Stephen Tuttle’s fiction and prose poetry have appeared in such national literary magazines as The Threepenny Review, The Southern Review, The Gettysburg Review, and The Normal School. His fabulist short stories combine tremendous appeal with exciting approaches to form.

Tuttle received his PhD in literature and creative writing from the University of Utah and teaches courses in fiction writing and American Literature at Brigham Young University in Provo, Utah, where he is an associate professor.

Online Prose Contest Winner Announced!

“Paper Cranes” By Cheyana Leatham has been chosen by the editors of Black Rock & Sage as the winner of our inaugural online prose contest!

Additionally, we were trilled to work alongside the ISU art department and Dr. Leekyung Kang as juror who selected the artwork of Clarissa Jackman.

We are incredibly excited about how this venture has turned out and hope that you’ll take the time to view the pieces for yourself.

Check out the full short story and art here.

FutureScapes – A Creative Writing Workshop Opportunity

Hello BR&S Community! An interesting opportunity for student work has come across my desk that I wanted to bring to all y’all: FutureScapes at Utah Valley University.

This competitive annual workshop features leading literary lights, agents, and editors from the realm of speculative fiction. There is also the potential to earn a professional certificate in creative writing as part of the program.

Check out their website for more information and to register:

ISU’s Teaching Literature Book Award Winner – Jews in Medieval England: Teaching Representations of the Other

As part of our editors’ (questionably successful) attempt to bring something new and/or interesting to our community every once in a while, Kristen has read this year’s award winner, Jews in Medieval England: Teaching Representations of the Other. Check out her comments here!

Idaho State University – Teaching Literature Book Award 2019

Kristen W. –

Jews in Medieval England: Teaching Representations of the Other, edited by Miriamne Ara Krummel (University of Dayton) and Tison Pugh (University of Central Florida) won this year’s Teaching Literature Book Award, an international award presented by English faculty of ISU for the best book for the teaching of literature at the collegiate level.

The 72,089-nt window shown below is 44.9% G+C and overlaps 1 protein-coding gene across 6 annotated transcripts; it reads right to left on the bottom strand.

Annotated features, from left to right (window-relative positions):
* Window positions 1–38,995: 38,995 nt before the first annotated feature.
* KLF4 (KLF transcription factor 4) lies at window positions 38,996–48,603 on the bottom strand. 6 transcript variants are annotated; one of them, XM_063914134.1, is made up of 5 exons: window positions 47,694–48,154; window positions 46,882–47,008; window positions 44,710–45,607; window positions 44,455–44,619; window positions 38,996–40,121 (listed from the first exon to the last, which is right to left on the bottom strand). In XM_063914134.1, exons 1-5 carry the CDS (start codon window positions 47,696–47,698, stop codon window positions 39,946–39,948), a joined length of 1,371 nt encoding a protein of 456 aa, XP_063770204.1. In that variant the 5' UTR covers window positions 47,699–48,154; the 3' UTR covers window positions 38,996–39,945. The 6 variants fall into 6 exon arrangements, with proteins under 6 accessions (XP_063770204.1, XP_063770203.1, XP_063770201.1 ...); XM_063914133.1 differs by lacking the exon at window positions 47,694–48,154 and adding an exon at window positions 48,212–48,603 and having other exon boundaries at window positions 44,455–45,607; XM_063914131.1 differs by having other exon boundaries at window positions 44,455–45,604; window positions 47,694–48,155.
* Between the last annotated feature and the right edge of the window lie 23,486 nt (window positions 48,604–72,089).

The collection explores actionable methods for bringing critical discussions of otherness, as specifically experienced by Jews in Medieval England, into the literature classroom. It intentionally interrogates motivations behind the design of literature courses, attaching pedagogy to praxis. In doing so, this collection moves to show how the classroom can be a space for students to connect the history of Othering to their own current realities.

As someone who is just starting to teach, and is trying to find a way to attach my own moral preoccupations to teaching as practice, I find this potential intriguing and the collection provides models of various productive approaches. I am especially impressed with the explicit interdisciplinary elements of the texts and with how it negotiates teaching literature as a lens for such a wide range of disciplines. Throughout, there is a clear attention being paid to providing students with both procedural knowledge as well as conceptual knowledge, giving them the tools to explain both how and why Othering is enacted in texts and (as an extension) in reality. Though literature is not my focus, this dualist approach (which very much seems to be grounded in rhetoric and composition) makes the ideas accessible to me and others from various disciplines.

The texts addressed within the collection are also impressive; the cannon is represented – but not unquestionably – as is some (re)discovered diamonds. Further, the text isn’t limited to narratives as the collection explicitly includes images and performances. While analysis is obviously central to the various approaches, even more interesting is the repeated idea of student driven production and performance (drawing, acting, and other methods are discussed at various points).

I highly recommend educators (both experienced and newbs like me) pick this up. Jews in Medieval England: Teaching Representations of the Other not only provides a model for how to approach the concept of Othering in the classroom, it reminds us why doing so matters.